How much influence does what a dish looks like have on our appreciation of it? That's a subjective question, of course. For one of my boys, the look of food is key: he eats with his eyes. We all do, to some extent, and that is one of the appeals of dining out. Restaurants pay much more attention to presentation than most home cooks. Ferrymead Japanese restaurant Kenzo presents such beautiful plates of food that for once, I got over being embarrassed to be taking photos of my food.
OPINION: Anniversaries of disasters are understandably focused on loss. We mourn lives lost, homes razed and public landmarks destroyed. But seven years after the devastating earthquake of February 22, 2011 – and more than halfway through the rebuild of Christchurch – a new city is taking shape. With reminders of what we have lost or are yet to restore still propped up around the city, we have a two-faced city, with parts facing backwards and others pointing to the future.
The key to Strawberry Fare's identity is found on its menu: fully half of it is devoted to desserts. And in a sign of how seriously the sugary stalwart of a restaurant treats desserts, they are even split into sections on the menu – specials, chocolate, warm, frozen and cold. If that does not get you excited, then I'm betting you don't have a sweet tooth. If so, don't dismiss Strawberry Fare, because the savoury half of the menu is no afterthought.
Muck Rack makes it simple to find people, tweets, or articles that mention any name, keyword, company, hashtag etc. We've compiled this guide to help you make the most of your search.
Selecting a term
Start searching tweets, articles from media outlets, articles mentioned in tweets, journalists'
names, titles and bios with some suggested searches:
Companies or Topics (e.g. iPhone, Microsoft)
Phrases (e.g. "cloud computing") — use quotes to keep the terms together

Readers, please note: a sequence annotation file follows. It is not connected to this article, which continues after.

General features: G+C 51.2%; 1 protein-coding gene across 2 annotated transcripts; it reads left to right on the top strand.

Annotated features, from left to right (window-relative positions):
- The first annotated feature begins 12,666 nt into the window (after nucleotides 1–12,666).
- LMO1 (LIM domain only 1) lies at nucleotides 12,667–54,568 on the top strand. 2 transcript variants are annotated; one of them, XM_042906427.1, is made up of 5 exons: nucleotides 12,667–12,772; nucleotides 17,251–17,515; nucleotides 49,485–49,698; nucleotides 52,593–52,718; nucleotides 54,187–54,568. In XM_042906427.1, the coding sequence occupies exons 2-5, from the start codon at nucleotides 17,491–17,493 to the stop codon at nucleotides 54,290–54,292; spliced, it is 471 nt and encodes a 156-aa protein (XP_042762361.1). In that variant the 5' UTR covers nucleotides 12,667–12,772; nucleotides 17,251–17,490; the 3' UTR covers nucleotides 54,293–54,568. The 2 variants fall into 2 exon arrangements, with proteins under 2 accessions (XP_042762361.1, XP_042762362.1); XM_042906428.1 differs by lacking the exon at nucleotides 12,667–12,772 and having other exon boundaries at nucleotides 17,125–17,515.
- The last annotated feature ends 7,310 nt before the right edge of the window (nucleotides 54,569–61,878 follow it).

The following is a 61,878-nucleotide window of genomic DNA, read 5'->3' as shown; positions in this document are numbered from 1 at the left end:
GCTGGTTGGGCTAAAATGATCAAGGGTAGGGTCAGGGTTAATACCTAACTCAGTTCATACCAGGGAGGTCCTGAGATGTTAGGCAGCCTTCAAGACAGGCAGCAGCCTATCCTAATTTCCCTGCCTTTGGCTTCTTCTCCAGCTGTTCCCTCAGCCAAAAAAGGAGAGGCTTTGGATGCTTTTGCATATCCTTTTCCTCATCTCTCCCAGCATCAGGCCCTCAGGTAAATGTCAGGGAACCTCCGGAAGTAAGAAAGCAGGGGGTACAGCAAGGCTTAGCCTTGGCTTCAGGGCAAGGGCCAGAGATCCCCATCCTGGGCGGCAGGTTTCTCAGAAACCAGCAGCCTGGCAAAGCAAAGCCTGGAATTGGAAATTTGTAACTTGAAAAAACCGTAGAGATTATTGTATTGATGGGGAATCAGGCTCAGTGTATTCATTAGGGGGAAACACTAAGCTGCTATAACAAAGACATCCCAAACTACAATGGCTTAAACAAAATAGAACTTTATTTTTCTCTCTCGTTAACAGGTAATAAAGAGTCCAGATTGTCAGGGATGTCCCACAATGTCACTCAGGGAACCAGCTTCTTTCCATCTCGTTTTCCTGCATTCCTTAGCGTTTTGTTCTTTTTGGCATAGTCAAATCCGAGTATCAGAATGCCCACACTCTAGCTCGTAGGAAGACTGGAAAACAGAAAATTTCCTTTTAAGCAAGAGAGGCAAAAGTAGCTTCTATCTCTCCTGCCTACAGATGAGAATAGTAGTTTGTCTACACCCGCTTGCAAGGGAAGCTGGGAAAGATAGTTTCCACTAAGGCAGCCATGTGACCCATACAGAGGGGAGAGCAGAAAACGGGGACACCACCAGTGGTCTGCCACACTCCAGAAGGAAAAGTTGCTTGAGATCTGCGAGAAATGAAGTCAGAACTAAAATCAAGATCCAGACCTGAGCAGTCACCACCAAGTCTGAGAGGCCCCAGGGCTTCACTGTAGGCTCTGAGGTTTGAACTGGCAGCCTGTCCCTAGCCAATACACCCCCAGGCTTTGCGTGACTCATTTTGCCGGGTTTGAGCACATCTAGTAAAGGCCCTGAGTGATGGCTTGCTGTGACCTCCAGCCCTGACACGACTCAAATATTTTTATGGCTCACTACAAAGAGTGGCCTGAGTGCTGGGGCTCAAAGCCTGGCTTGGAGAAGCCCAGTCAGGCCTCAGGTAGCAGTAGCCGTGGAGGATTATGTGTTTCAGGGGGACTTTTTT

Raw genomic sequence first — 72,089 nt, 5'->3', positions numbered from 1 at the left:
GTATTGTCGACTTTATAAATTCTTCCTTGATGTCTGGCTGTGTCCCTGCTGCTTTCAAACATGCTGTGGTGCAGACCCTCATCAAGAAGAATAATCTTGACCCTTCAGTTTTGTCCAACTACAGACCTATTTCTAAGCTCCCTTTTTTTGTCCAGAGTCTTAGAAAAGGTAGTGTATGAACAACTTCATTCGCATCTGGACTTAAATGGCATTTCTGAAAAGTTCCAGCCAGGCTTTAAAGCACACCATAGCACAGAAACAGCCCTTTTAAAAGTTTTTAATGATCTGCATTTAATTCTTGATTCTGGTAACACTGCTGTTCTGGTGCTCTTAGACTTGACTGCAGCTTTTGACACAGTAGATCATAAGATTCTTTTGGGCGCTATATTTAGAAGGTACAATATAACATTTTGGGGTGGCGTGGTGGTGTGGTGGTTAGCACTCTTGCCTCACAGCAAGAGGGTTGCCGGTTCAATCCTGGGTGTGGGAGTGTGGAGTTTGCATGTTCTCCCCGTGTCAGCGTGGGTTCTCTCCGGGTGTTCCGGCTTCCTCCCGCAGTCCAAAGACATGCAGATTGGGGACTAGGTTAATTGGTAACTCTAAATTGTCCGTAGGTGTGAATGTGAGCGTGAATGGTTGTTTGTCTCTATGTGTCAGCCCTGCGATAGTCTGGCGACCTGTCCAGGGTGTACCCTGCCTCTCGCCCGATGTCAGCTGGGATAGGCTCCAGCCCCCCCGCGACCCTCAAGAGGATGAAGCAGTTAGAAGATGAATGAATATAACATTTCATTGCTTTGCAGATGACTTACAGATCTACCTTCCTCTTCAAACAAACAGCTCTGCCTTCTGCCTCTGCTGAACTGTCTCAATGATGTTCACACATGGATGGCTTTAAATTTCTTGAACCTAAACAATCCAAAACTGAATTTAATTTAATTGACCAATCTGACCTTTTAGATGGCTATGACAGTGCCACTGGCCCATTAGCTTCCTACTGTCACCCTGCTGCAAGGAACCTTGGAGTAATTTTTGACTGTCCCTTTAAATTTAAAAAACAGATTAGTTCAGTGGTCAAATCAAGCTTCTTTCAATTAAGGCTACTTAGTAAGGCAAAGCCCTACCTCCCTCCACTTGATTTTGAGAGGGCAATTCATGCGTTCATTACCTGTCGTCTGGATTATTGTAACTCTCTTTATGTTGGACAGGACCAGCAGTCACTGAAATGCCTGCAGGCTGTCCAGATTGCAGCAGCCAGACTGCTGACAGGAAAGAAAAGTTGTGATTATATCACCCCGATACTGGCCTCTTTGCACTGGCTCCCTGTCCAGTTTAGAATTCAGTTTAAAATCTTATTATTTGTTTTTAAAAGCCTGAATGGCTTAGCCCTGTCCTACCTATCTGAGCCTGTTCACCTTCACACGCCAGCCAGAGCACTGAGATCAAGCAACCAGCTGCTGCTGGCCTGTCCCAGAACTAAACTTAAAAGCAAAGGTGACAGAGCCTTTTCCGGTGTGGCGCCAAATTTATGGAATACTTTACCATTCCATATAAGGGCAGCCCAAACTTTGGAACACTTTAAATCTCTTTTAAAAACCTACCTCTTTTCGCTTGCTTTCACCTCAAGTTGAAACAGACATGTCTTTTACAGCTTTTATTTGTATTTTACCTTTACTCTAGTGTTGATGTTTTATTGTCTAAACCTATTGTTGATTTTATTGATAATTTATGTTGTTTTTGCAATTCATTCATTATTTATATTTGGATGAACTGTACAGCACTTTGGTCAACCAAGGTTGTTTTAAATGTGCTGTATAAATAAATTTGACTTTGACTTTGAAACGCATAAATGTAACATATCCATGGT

Twitter handles (e.g. @username) — returns those who have mentioned or replied to
Names (e.g. "David Pogue")
Hashtags (e.g. #sxsw, #london2012)
Bio details (e.g. vegan, Olympics, father)
Muck Rack's Advanced Search allows for many boolean operators.
Find results that mention multiple specified terms, use AND or
+. For example, ensure each result contains both Elon Musk and Mark Zuckerberg by
searching Musk AND Zuckerberg or Musk + Zuckerberg.
Use the operators OR or , to broaden your search when you'd like either of
multiple terms to appear in results. (This is the default behavior of our search when no operators
are used). For example, results will contain either cake or cookie by searching cake OR cookie or cake,cookie
Use NOT or - to subtract results from your search. For
example, searching Disney will yield results about the Walt Disney Company as well as Walt Disney
World Resort. To exclude mentions of Disney World, search for Disney -World or Disney
When using one of these operators with a phrase, enclose it in quotation marks. For example, you can
find results about smartphones excluding Apple's iPhone 4S by searching smartphone -"iPhone
Exact case matching or punctuation
If you're searching for a brand name or keyword that relies on specific punctuation marks or capitalization, you can
find results that match your exact query by adding matchcase: before the keyword you're searching for, like matchcase:E*TRADE .
Use parentheses to separate multiple
boolean phrases. For example, to find journalists talking about having fun in Disney World or
Disneyland, search for ("disney world" OR disneyland) AND fun.
An asterisk can be used to search for any variation of a root word truncated by the asterisk. For example, searching for admin* will return results for administrator, administration, administer, administered, etc.
A near operator is an AND operator where you can control the distance between the words. You can vary the distance the near operation uses by adding a forward slash and number (between 0-99) such as strawberries NEAR/10 "whipped cream", which means the strawberries must exist within 10 words of "whipped cream".